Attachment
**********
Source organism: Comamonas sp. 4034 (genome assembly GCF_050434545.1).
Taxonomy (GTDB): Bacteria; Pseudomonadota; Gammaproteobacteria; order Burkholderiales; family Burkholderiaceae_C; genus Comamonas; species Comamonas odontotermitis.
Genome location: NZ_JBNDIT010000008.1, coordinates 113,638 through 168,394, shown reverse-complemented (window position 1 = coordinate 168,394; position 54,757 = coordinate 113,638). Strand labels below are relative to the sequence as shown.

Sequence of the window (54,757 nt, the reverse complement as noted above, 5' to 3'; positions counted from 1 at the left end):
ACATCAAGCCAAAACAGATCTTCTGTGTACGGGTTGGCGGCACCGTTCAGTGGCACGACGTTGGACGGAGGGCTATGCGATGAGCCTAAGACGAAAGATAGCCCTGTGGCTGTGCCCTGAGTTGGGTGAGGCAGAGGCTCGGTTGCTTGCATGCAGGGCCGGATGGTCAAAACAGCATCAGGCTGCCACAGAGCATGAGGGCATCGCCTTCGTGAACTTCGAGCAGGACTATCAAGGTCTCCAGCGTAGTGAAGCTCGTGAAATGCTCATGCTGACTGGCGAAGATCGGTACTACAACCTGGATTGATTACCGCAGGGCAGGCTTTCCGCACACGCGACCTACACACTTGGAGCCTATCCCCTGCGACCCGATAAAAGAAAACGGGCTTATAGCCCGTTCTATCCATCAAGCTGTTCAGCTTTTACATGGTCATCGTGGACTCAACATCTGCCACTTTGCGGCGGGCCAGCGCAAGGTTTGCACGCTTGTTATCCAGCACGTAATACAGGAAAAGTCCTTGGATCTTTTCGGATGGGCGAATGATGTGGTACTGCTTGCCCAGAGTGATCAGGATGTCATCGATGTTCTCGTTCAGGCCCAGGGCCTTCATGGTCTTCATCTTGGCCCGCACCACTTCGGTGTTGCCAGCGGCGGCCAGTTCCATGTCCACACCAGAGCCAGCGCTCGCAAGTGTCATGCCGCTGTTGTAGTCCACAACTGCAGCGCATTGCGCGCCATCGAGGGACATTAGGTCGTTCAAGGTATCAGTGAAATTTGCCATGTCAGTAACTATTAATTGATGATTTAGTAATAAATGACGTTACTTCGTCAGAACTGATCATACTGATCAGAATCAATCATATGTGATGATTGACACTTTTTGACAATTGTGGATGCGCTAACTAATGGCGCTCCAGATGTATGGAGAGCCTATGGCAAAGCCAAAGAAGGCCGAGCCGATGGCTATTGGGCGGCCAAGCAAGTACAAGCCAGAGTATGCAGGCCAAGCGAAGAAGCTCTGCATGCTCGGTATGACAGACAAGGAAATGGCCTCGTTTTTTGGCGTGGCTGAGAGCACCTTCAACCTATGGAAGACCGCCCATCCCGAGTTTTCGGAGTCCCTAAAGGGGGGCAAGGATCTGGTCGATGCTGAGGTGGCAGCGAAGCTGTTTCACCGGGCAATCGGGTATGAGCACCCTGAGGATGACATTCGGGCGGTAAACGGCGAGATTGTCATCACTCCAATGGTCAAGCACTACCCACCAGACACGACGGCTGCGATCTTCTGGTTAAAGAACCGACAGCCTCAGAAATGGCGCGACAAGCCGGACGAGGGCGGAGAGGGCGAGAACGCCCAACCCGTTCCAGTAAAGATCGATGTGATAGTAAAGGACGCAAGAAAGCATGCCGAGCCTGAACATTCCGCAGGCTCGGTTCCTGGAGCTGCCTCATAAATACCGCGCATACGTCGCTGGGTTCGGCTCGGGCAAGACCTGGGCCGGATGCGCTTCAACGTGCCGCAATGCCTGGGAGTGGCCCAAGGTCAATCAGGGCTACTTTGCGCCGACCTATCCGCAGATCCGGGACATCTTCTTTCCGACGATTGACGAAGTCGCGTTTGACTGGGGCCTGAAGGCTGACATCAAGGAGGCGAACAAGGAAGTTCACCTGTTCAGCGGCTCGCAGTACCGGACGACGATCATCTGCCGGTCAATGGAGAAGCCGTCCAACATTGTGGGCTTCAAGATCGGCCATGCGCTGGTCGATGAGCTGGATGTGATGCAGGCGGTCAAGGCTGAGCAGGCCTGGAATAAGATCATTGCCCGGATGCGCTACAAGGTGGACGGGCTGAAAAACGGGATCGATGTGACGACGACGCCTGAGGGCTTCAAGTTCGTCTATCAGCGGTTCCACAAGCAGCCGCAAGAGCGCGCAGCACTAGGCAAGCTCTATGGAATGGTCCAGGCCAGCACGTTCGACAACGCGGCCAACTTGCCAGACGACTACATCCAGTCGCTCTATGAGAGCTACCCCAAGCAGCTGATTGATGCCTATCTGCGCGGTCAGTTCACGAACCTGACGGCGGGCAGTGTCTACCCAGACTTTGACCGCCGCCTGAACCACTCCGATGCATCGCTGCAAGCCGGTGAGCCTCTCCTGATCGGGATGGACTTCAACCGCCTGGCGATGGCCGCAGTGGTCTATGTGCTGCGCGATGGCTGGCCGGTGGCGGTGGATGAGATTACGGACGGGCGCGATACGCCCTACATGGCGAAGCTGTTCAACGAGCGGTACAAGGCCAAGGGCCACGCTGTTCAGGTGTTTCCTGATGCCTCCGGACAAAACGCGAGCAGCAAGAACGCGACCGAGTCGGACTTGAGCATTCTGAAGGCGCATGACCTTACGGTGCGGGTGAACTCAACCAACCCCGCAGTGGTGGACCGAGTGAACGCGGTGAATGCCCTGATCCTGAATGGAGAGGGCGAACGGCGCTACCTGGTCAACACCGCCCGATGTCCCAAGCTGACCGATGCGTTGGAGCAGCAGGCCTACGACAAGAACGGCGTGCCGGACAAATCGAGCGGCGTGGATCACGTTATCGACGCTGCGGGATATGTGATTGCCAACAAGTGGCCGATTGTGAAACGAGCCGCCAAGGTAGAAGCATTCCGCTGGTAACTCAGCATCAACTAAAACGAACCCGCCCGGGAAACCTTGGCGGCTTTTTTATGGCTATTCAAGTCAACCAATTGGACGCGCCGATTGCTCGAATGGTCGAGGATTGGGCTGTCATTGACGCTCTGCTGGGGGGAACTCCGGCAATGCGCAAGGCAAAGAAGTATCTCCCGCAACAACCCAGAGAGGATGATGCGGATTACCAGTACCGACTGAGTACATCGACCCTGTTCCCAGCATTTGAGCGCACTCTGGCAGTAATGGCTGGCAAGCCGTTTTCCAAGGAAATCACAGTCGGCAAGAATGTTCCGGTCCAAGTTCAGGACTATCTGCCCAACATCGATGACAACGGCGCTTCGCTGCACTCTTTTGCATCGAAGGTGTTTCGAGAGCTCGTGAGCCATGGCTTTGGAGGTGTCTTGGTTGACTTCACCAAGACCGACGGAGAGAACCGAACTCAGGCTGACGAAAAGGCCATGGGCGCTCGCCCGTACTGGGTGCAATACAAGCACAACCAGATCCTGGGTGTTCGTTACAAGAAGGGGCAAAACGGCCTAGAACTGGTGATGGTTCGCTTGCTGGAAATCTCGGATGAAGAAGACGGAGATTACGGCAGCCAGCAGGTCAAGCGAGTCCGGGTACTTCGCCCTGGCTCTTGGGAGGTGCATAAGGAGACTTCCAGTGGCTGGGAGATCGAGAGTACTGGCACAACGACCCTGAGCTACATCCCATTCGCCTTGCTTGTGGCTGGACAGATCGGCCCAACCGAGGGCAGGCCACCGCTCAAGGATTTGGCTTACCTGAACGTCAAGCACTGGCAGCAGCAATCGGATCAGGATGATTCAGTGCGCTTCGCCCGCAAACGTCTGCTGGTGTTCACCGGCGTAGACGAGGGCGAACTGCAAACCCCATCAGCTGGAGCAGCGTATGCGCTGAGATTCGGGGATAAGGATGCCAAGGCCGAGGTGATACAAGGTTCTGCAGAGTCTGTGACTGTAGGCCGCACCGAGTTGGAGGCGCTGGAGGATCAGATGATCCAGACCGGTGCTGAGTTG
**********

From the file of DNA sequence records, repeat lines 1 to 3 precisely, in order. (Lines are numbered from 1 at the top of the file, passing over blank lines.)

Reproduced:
Source organism: Comamonas sp. 4034 (genome assembly GCF_050434545.1).
Taxonomy (GTDB): Bacteria; Pseudomonadota; Gammaproteobacteria; order Burkholderiales; family Burkholderiaceae_C; genus Comamonas; species Comamonas odontotermitis.
Genome location: NZ_JBNDIT010000008.1, coordinates 113,638 through 168,394, shown reverse-complemented (window position 1 = coordinate 168,394; position 54,757 = coordinate 113,638). Strand labels below are relative to the sequence as shown.